- [S3E2] An Interview with Mr. Dombrowski: Social Media is Not the Enemy - May 19, 2017
- [S3E1] Why Every Teacher Should Get a Career Counselor - April 18, 2017
- When You Deserve a Promotion - March 21, 2017
- The Educator’s Room Statement on the Appointment of Betsy DeVos - February 7, 2017
- What I Hope for The Educator’s Room in 2017 - January 1, 2017
- [Podcast] What’s Best for Children: An Interview with Susan Ochshorn - December 29, 2016
- Who Will Care for the Teachers: A Podcast on Teacher Depression - November 27, 2016
- [Podcast S2E12] How to Engage With Students Who Are Behaviorally Challenged - November 22, 2016
- The Whole Teacher Movement… We Need It Now… - November 14, 2016
- [Election 2016] What Do We Tell Our Children? - November 9, 2016
As a new teacher, you try your hardest to learn all of the new procedures and cultural norms of your school, but many times it can be hard but what if all of the veteran teachers poured their knowledge into you? Well, we’ve compiled the best advice from veteran teachers and here you go.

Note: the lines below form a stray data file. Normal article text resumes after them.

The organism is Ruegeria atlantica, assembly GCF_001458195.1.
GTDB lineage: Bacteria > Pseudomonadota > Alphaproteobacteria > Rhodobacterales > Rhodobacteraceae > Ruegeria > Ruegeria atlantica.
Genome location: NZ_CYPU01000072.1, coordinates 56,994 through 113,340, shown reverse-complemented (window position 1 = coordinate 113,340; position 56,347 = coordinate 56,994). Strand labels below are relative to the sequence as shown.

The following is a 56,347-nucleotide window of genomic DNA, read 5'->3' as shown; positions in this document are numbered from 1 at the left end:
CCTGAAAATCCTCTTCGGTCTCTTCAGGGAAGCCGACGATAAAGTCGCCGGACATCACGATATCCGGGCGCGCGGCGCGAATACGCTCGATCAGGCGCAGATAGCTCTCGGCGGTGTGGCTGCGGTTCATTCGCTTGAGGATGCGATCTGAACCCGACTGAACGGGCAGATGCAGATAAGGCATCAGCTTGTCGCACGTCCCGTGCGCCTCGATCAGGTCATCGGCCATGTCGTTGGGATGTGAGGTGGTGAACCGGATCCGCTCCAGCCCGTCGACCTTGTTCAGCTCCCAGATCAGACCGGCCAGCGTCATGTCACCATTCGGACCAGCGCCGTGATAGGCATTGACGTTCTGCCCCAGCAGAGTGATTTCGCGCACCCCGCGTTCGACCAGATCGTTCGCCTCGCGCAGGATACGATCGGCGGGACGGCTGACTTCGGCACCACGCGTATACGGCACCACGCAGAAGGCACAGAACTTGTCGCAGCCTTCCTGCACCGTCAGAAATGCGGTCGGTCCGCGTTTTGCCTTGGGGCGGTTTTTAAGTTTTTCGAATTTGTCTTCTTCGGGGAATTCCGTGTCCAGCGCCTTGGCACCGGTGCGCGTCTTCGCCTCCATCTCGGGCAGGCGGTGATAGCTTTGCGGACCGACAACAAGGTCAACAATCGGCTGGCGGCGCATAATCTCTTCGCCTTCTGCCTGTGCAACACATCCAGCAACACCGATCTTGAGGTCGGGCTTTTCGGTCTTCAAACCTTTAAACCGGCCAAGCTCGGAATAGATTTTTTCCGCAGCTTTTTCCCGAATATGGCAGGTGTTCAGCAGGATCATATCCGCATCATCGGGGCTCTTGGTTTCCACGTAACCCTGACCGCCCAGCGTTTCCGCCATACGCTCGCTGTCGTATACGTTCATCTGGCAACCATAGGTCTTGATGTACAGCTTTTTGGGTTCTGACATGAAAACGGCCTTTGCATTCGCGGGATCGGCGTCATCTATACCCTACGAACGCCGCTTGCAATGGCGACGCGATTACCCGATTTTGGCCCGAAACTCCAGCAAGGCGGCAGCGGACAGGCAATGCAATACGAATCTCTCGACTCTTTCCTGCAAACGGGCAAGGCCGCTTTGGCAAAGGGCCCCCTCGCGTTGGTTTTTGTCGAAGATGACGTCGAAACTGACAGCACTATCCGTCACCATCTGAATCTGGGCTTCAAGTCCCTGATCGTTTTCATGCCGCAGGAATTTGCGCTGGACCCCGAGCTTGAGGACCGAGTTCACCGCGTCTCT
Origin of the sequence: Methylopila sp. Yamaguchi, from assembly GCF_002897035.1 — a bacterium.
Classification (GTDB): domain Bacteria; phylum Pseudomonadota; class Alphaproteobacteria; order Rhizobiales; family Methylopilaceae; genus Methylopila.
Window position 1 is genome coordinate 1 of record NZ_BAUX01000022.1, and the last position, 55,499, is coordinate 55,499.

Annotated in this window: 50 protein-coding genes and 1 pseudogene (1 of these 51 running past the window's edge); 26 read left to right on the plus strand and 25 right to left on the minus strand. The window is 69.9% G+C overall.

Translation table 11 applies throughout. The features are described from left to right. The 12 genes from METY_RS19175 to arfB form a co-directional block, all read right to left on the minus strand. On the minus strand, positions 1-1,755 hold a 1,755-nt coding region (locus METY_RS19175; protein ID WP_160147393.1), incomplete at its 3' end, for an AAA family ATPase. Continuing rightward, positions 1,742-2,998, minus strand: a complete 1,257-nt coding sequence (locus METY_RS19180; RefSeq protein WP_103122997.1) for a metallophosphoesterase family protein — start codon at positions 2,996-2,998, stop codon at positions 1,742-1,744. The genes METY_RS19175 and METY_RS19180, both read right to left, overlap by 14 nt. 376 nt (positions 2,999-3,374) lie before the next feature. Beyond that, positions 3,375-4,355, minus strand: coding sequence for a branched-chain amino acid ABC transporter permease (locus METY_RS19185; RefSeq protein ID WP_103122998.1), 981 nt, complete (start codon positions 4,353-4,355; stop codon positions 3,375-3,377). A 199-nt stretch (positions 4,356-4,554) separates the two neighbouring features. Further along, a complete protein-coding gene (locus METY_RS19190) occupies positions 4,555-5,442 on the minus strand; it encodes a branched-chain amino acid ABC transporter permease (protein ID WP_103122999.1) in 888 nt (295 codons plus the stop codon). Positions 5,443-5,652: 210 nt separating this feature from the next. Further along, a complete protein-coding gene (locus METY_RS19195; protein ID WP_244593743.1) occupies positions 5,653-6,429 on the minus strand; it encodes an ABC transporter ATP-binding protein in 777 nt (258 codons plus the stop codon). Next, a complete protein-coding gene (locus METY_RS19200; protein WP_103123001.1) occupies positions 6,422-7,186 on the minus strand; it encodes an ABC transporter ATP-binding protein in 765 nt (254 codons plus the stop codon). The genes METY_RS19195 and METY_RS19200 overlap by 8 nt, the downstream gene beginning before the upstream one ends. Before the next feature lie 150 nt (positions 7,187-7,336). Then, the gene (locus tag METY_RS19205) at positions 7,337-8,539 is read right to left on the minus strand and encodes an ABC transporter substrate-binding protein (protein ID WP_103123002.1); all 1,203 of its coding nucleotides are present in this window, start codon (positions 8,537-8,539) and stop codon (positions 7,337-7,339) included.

-Don’t try to be great at everything all at once.
-Set work hour limits for yourself or you will easily work yourself into the ground! There are never enough hours in the day to get it all done so learn to prioritize!
-Set discipline standards on day one and stick to them. Be strict, but fair.
–Don’t take on any extra projects, jobs, or work. Focus on planning and teaching the entire time.
-Don’t get discouraged. You’ll have days when you feel like a failure. I let myself have a little pity- party for like a day then get back in there and change lives!!
-Don’t let them (students) engage you in a public battle. Settle problems calmly and in private, when it’s possible for kids to admit they’re wrong without losing face. “Never wrestle with a pig — you’ll both get dirty, and the pig will enjoy it.”
– Don’t quit… the second year is way better!
-Work smarter, not harder– take advice from others, have a learning attitude, and collaborate, collaborate, collaborate!
-When you have back to school night or parent teacher conferences always let the parents know to come to you calmly with any issues. I always tell them ” you believe half of what they tell you happens at school and I’ll believe half of what they tell me happens at home”
– It’s ok if you don’t get done with everything you had planned for your students. There’s always tomorrow!